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12

Yes, more or less, if you meant the following: $$\begin{align} \ln(x+3) + \ln(x - 4) = 0 & \iff \ln((x+3)(x-4)) = 0 \\ \\ &\iff (x+3)(x-4) = 1,\text{ and }x>4\\ \\ & \iff x^2 - x - 13 = 0, \text{ and }x\gt 4 \\ \\ &\iff\cdots\end{align}$$


8

You may write $$\begin{align*} {\large\int}_0^1\frac{\ln^2\ln\left(\frac1x\right)}{1+x+x^2}dx&={\large\int}_0^\infty \left(1-e^{-t}\right)\frac{\ln^2t}{1-e^{-3t}}e^{-t}dt\\ &=\sum_{n=0}^\infty{\large\int}_0^\infty \left(e^{-t}-e^{-2t}\right)e^{-3nt}\ln^2t\:dt\\ &=\sum_{n=0}^\infty \left({\large\int}_0^\infty ...


6

The work below is only partial result. The integral is re-expressed as an infinite series using the trigamma function. First, note the following trigonometric identity: ...


5

In google calculator, "," is mapped to "." and $log(b,a)$ represents $log_{10}{b.a}$


5

Assuming you are allowed to use that $e>2$, you have that $$e^2>2^2=4$$ and therefore$$2^{(e^2)}>2^4=16$$ thus $$\ln 2^{(e^2)} > \ln 16 > \ln e =1$$ (however, here I used that $\ln$ is a monotone increasing function). Now since the left hand side of the above inequality can be written as $e^2\cdot \ln 2$ you have that $$e^2 \ln 2> 1$$ which ...


3

From the given options, I guess that you want to solve the following for $x$ : $$(\log_3(x))^2-\log_\color{red}{3}(x)=2.$$ Let $t=\log_3(x)$. Then, we have $$t^2-t-2=0\iff (t-2)(t+1)=0\iff t=2,-1\iff x=3^2,3^{-1}.$$


3

Let $a$ be a positive real number. Then $$\lim_{n\to\infty}(a^\frac1n-1)\cdot n=\lim_{n\to\infty}\frac{a^{\frac1n}-1}{\frac1n}=\lim_{n\to\infty} \frac{a^\frac1n\cdot\ln a\cdot\frac{-1}{n^2}}{\frac{-1}{n^2}}=\ln a$$ Your result is a special case of this with $a=5$, and $n=2^{20}$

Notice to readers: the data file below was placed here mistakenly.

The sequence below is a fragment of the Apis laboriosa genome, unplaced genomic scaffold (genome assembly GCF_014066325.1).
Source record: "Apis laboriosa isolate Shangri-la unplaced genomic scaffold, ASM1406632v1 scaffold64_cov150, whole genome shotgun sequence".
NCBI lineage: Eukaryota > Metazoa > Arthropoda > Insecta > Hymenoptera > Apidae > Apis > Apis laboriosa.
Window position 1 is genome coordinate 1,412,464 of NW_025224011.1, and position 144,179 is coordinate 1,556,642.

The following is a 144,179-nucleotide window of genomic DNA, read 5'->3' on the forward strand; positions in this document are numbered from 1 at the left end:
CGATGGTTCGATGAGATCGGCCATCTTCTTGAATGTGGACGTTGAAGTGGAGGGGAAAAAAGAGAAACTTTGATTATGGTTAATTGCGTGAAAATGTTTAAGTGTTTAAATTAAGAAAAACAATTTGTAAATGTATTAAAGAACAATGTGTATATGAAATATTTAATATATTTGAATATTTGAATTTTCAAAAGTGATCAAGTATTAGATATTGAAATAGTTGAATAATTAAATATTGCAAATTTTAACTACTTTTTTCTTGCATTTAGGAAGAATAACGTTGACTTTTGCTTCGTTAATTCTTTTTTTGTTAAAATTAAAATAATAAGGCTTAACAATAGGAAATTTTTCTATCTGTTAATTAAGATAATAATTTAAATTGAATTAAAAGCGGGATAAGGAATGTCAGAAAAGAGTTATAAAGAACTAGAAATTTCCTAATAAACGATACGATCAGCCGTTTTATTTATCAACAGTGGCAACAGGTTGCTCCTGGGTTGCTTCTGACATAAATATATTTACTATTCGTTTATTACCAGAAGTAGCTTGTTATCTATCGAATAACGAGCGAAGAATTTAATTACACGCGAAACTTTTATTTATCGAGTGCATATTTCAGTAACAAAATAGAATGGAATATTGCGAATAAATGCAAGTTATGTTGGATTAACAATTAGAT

3

Hint: what is $\sum_n \frac{x^n}{n!}$? Then plug $x=\log\log2$.


3

Depends on the value of $a$. For instance, if $a \geq 1 $, then there is no solution. Why? well, $e^{ax} - x = 0 \iff e^{ax} = x $. Hence, your equation is asking where this two functions intersect. IF $a \geq 1 $, then $$ e^{ax} \geq ax + 1 > ax > x $$ Hence, there is no solution. Now, there is indeed a solution if $a \leq \frac{1}{e} $. To see ...


3

using the law of logarithm we have $\ln((x+3)(x-4))=\ln(1)$ thus we have $(x+3)(x-4)=1$


2

There seem to be no issues with your derivation; when I plug in x=2 I get 0.641 to three decimal places...perhaps you substituted in the wrong value?


2

Notice that $(\log_ax)'=\frac{1}{x\ln a}$. SO $$(\log_4(2x^2+1))\big|_{x=2}=\frac{1}{(2x^2+1)\ln 4} \times 4x\big|_{x=2}=\frac{4}{9\ln 2}$$


2

Change the basis to $e$, $\frac{\ln x}{\ln (a+x)}\le 2 \frac{\ln x}{\ln a}$ Then discuss it based on relationship $x, a$ with 1.


2

Beside John ZHANG's recommendation, you could also notice that $$log_{a+x}(x) = log_a(x^2)$$ is satisfied if $x=1$ and $x=\sqrt{a}-a$


2

Remember that $$e^{\ln a}=a$$ Now the derivative should be trivial.


2

I checked this in Mathematica. It really does seem to converge to Log(5) accurately after many iterations: a = N[Sqrt[5], 30]; Do[ a = Sqrt[a], {n, 1, 10000 - 1}] (a - 1)*2^10000 Output: 1.60943791243410037460075933323 compared to: N[Log[5], 30] 1.60943791243410037460075933323


2

We can write this, with $b = \log_{\sqrt a}(a+1) > 0$ as $$b+\frac1b \ge \sqrt6 \iff b \ge \frac1{\sqrt2}+\sqrt\frac32 = c\iff 2\log(a+1) \ge c \log a \iff (a+1)^2 \ge a^c$$ which is obviously true as $a+1 > a$, and $2 > c$


2

If you're careful enough to handle the rounding errors properly on your domain, you could try using some inequality work with some Taylor series. For $x<0$, $\space e^x < 1+\frac{x^1}{1!}+\frac{x^2}{2!}+\frac{x^3}{3!}+\frac{x^4}{4!} $ $(x-1)-\frac{1}{2}(x-1)^2+\frac{1}{3}(x-1)^3-\frac{1}{4}(x-1)^4<\log(x)$ Now plug in $x=-2$ and $x=2$ in their ...